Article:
And, it is tragically clear that in this country, we have a long, long way left to go. Think of the recent ICE raid in Mississippi, on 7 food processing plants, which tore 680 people apart from their families and loved ones--and it all took place while children were in school. That is not the kindom; it is hell.
Last week the ELCA met at its triennial meeting, ELCA churchwide assembly, in Milwuakee. Listen to a few important outcomes of the work they did:
"A declaration of apology to our siblings of African descent, which was received by the African Descent Lutheran Association with thanks and a call for accountability and living into the words shared.
Approved a resolution declaring the ELCA a “sanctuary church body,” encouraging participation in the ELCA AMMPARO initative for migrant children, discernment of care for our immigrant neighbors in our contexts, and the promise of forthcoming resources for this work.
They also celebrated the milestones of 50 years of women's ordination, 40 years since the first woman of color was ordained, and 10 years since full inclusion of LGBTQIA+ clergy."
These are the kind of actions that find their ground and their drive in faith--they are responses to God alive in the world that bring God’s reign closer.
In the New Testament, Paul writes to the Hebrews recalling their ancestor of faith, Abraham. “Therefore from one person, and this one as good as dead, descendants were born, ‘as many as the stars of heaven and as the innumerable grains of sand by the seashore.’”
In his book, “We Make the Road by Walking,” Brian Maclaren points out that what was different about Abraham’s blessing from God in the context of Israelite religion is that he was being blessed by God so that he would bless others. Usually, one sought favor from a god in order to be blessed. But Abraham’s blessing is that he is a blessing to others, and their number, we know, is greater than the stars and grains of sand, and continues to this day.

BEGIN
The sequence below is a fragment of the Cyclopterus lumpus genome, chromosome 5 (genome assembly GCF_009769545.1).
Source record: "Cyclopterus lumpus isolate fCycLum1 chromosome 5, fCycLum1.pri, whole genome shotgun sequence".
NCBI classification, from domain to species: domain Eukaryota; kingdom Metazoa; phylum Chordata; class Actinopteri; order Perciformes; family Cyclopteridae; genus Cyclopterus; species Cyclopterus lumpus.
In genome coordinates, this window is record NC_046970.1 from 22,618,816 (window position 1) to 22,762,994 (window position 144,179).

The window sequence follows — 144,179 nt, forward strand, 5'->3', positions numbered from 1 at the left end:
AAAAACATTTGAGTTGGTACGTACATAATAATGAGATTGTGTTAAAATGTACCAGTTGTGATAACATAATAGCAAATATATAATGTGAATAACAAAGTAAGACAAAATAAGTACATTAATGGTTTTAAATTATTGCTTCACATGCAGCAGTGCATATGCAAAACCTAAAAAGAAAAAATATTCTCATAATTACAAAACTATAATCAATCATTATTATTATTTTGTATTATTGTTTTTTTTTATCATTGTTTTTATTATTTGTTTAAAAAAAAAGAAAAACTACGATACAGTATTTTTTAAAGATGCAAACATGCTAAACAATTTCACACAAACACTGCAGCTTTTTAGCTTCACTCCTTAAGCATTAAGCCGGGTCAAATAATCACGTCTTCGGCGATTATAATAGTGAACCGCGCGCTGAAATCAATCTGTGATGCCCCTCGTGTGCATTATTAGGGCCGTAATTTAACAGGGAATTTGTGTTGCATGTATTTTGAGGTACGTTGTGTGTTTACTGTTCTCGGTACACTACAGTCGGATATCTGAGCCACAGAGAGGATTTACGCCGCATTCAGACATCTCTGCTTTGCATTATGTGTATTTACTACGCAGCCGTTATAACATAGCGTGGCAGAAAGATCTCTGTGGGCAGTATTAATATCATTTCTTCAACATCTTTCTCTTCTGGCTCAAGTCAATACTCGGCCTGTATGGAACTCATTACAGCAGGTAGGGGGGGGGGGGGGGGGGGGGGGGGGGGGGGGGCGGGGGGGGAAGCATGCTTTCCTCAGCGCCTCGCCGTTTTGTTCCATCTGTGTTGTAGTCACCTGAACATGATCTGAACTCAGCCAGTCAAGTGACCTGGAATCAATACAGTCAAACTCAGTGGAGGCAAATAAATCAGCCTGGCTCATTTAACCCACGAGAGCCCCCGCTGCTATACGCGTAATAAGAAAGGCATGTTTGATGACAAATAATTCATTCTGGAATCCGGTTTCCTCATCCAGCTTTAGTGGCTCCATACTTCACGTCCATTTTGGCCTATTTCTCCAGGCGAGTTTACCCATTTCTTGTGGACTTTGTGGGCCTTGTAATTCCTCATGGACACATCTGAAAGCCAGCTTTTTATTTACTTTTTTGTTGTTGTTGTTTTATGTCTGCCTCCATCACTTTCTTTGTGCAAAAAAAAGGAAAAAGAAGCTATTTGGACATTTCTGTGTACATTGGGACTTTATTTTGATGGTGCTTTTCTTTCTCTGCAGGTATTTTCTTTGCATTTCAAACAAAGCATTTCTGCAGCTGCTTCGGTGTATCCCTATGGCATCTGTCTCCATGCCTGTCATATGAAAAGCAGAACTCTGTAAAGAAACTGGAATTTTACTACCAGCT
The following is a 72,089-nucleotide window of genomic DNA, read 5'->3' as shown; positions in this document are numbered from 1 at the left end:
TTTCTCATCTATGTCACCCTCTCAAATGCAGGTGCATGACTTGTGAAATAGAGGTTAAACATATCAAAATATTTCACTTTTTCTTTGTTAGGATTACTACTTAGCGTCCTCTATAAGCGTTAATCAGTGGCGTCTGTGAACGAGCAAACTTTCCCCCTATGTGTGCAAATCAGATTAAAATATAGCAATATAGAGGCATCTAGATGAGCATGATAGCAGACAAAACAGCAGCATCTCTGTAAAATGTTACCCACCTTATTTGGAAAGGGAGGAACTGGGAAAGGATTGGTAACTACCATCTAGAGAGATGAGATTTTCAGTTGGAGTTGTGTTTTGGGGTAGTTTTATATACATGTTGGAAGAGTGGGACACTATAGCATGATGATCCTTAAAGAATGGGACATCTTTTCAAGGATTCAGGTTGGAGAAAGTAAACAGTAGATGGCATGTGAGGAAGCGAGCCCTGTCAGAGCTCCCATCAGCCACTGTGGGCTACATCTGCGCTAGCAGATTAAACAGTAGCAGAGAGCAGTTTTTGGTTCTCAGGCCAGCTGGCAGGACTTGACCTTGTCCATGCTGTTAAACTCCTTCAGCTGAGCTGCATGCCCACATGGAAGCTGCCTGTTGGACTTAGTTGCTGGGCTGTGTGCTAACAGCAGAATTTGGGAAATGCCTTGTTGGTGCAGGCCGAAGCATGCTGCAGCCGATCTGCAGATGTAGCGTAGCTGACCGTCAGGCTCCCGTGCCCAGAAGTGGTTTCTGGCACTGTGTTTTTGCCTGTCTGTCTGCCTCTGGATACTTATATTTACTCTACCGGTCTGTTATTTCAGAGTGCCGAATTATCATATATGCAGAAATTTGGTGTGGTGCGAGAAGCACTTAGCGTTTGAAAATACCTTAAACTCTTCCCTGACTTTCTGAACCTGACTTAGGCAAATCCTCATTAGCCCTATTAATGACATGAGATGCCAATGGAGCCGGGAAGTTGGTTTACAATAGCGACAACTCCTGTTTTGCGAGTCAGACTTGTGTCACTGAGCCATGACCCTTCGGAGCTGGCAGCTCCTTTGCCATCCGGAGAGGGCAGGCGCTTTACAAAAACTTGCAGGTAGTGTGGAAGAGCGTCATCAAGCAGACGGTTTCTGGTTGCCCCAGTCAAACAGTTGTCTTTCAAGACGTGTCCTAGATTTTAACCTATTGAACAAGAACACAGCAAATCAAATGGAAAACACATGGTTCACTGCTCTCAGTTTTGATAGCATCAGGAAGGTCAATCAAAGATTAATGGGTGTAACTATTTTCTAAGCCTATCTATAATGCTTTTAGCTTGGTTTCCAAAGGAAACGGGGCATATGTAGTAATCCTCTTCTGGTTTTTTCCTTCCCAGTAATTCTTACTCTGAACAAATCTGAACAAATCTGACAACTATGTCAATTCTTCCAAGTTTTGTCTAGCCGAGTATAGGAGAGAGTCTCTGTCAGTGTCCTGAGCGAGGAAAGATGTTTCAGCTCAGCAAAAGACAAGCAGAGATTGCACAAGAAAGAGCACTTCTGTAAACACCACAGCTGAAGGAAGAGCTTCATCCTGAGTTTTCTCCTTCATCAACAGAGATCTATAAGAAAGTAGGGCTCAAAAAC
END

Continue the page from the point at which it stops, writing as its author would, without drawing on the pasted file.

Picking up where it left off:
This week we lost the great Toni Morrison, the first African American to win a Nobel prize in literature. She died on Monday, at the age of 88, in the Bronx. Known as Mother Toni Morrison in the Black church, Morrison wrote about the Black experience, and especially Black female experience, in America, which, before her, was not a subject viewed as worthwhile. Writer Irenosen Okojie praised Morrison’s virtuosic mastery of language for blessing an entire people with the gift of feeling seen, for the first time.
It is a terrible loss- she was a titan, of letters and of faith, who fought for her own people for the right to be free and to belong.
It was Morrison who once said, “Your real job is that if you are free, you need to free somebody else. If you have some power, then your job is to empower somebody else."
Today to close, I want to do something a little different. When you came in today, you were given a blank colored notecard. You have pencils in the pews. Now I want you to reflect for a moment on the gifts God has given you. The gifts that are particular to you, to your genius. I’ll give you some time to think on it.
I want you to write down a gift that you have, the one that God is bringing to your mind right now. Write it down and think of this gift as something you can offer to bring the reign of heaven to Dundalk, to St. Luke’s. Think of this gift as what God can use in you to free and empower somebody else.
When you’re finished, you can place it in the basket going around. Later, all our gifts will be taken up as our offering with the Gifts of the People.
Now as your gifts are brought up, please stand as we prepare to bless them together.
Faithful and empowering God, we come to you today as a community of faith longing to see you and to serve you better. Thank you God for the ways you have gifted us. We pray that you would bless these gifts, as offerings to you, and empower us to use them as witnesses of your unending love for all peoples, so that we may look forward to the day when everyone is free, and everyone shines. In Jesus’ name, AMEN.